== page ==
Is Henry Waxman 'Abstinence-Phobic'?

Tuesday, June 05, 2007 at 02:06 PM

The debate over sex education in the schools is, like most issues in 21st century America, more like a battle than a debate. The April, 2007 publication of a congressionally-funded study of abstinence programs has set off another flurry of skirmishes, leading one newspaper editorial writer to call Henry Waxman, the Democratic congressman from California who is the Chairman of the Committee on Oversight and Government Reform, "abstinence-phobic."

Calling someone abstinence-phobic is pretty strange. Why in the world would anyone have an abnormal, irrational fear of abstinence by teens? The charge makes as much sense to me as those anti-abortionists who insist that organizations like Planned Parenthood actively favor abortion, can't get enough of it to the point that virtually insist that pregnant minors have abortions over the objections of the minor. It just makes no sense.

So what produced this mess?

In April, Mathematica Policy Research, Inc. issued its report titled "Impacts of Four Title V, Section 510 Abstinence Education Programs: Final Report." The report is the final product of Congress's authorization, as part of the Balanced Budget Act of 1997, of a scientific evaluation of the Title V, Section 510 Abstinence Education Program.

The report's conclusions after having studied four specific Abstinence Programs in four different schools and localities, is simply that:

Findings indicate that youth in the program group were no more likely than control group youth to have abstained from sex and, among those who reported having had sex, they had similar numbers of sexual partners and had initiated sex at the same mean age. Contrary to concerns raised by some critics of the Title V, Section 510 abstinence funding, however, program group youth were no more likely to have engaged in unprotected sex than control group youth.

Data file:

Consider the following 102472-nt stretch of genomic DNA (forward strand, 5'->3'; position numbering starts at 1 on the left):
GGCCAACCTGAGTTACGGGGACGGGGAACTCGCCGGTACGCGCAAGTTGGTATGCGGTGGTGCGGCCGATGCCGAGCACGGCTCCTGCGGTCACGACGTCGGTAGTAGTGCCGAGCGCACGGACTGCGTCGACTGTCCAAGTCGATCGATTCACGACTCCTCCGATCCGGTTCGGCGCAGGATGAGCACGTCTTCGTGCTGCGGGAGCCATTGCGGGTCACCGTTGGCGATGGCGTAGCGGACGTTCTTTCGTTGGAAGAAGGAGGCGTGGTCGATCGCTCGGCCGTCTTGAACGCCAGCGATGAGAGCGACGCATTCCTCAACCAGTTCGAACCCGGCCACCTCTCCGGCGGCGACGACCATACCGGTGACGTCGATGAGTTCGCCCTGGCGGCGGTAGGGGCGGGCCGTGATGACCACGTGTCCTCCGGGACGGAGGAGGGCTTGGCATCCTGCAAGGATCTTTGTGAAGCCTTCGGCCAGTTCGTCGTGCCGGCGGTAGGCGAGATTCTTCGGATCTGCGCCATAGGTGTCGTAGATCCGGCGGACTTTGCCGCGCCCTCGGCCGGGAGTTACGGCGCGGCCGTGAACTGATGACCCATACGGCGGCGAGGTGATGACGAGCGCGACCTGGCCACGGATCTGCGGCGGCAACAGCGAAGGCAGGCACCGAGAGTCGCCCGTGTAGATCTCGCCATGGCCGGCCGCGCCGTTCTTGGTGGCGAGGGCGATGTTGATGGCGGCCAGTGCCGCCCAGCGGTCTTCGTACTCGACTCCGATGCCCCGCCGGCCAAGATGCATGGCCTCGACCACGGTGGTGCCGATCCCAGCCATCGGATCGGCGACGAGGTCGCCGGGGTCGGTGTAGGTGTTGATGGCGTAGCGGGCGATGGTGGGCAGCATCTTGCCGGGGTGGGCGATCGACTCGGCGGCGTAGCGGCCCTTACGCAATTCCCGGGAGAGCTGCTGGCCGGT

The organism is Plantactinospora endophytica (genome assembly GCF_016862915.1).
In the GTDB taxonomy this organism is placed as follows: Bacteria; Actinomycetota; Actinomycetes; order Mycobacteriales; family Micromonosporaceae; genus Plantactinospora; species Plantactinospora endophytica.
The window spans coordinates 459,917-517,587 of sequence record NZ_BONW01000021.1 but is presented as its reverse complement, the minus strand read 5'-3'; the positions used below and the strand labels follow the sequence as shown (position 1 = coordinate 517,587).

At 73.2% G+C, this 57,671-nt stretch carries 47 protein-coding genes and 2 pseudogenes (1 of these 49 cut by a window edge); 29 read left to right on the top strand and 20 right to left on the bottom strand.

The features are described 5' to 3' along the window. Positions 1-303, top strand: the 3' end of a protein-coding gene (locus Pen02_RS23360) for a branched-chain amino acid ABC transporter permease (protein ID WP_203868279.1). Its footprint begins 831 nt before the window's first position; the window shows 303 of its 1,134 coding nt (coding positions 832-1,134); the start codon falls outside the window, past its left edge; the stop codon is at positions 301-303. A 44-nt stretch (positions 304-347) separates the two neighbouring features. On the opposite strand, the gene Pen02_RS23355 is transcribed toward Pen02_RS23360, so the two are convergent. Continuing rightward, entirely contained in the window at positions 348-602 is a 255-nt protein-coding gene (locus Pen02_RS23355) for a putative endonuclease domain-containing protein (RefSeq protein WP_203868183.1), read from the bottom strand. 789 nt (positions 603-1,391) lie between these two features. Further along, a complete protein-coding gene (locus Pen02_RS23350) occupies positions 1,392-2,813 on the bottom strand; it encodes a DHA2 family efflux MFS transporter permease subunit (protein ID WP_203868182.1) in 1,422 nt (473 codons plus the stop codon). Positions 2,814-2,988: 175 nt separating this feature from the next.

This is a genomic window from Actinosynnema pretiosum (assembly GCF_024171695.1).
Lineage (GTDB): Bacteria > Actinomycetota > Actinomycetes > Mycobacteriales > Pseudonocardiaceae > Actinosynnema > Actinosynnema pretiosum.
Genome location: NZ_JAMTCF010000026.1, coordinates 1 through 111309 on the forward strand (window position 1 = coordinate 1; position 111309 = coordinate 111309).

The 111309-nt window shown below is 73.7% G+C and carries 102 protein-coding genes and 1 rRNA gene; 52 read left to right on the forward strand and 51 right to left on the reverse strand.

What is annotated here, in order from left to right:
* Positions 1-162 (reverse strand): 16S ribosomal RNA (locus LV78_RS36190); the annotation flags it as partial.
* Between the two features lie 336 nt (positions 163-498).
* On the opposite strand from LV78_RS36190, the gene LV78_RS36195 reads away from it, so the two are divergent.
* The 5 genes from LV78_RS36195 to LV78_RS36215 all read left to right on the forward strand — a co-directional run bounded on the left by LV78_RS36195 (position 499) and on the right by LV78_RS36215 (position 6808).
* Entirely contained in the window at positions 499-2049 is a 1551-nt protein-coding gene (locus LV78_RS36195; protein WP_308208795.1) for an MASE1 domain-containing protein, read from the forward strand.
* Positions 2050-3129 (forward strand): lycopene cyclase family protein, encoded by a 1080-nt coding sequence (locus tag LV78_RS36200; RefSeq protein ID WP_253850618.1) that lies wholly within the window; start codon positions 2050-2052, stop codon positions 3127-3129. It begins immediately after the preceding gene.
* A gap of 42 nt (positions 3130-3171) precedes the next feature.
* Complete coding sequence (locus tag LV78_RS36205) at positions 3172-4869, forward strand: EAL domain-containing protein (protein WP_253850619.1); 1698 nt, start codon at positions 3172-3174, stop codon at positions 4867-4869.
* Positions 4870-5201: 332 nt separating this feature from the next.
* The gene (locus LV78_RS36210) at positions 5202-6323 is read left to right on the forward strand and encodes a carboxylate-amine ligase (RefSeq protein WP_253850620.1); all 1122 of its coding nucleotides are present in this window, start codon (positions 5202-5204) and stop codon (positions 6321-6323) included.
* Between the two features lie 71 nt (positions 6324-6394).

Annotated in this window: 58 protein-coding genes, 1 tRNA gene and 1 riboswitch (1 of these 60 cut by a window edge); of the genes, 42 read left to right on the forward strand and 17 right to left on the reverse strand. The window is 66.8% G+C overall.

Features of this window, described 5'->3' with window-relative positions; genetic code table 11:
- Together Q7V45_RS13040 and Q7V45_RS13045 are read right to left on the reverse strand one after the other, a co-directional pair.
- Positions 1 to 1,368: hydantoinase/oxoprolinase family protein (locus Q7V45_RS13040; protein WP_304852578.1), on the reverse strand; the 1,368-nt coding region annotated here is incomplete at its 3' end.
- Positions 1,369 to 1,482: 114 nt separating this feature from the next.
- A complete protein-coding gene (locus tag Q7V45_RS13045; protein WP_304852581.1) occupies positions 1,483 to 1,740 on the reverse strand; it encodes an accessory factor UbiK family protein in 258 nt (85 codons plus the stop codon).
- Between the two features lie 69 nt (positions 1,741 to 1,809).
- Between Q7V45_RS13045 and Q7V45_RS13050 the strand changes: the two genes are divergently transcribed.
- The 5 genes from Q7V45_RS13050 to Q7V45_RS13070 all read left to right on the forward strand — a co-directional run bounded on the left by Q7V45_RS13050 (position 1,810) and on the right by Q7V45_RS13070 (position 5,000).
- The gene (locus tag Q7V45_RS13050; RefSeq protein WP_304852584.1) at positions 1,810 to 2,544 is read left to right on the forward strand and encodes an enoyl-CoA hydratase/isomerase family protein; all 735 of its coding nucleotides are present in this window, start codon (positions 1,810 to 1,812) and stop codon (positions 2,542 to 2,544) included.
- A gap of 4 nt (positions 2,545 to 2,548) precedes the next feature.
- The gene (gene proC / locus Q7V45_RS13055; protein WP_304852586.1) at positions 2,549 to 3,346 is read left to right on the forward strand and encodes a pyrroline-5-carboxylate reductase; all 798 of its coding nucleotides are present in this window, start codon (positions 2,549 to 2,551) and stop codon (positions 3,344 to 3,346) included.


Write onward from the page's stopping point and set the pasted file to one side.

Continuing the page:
In other words, the study found that sexual behavior was simply unaffected by abstinence programs. The kids in the programs had no better or worse track record than kids not in the programs when it came to having sex, the age when they began having sex, or how many sexual partners they had.

The fact that there was such a study should be good news. But how do you get from a scientific study, conducted under congressional authorization of a Republican congress, to accusing Henry Waxman of being abstinence-phobic?

Easy. The report has been widely publicized and many people, including Waxman, have portrayed the report as pretty good evidence that funding of abstinence programs, as opposed to "comprehensive" sex education programs that teach abstinence as well as contraception, is a waste of public money. And the funding for these programs is about due for renewal.

So abstinence advocates have been in full attack mode. The editorial linked above is in response to a letter and a prior opinion column in that newspaper on the subject of abstinence-focused programs. In the editorial writer's eyes, the Mathematica report:

was taken from only four organizations of 700 representing less than 1 percent of the abstinence organizations in America. The one year abstinence training had no follow up in the subsequent four years.
As near as I can tell, that last statement is simply untrue. The Mathematica report covers four different programs, and describes them in detail. Only one of the four was for a single year. The others lasted two, three, and "up to" 4 years.

The editorial writer continues that:

One of the greatest influence factors in influencing teens' behaviors is peers. The control group in this study was peers in the same school. This is called cross contamination. It only took four years to have the untrained teens pull the abstinence-trained teens down to their level.
I'm not a scientist, and I don't design studies, but I would think that there would be worse methodological problems if you had a program group from one school and community and compared them to a control group from a different school and community.

As for Waxman, the editorialist dismisses his 2005 report on the ineffectiveness of abstinence programs, noting: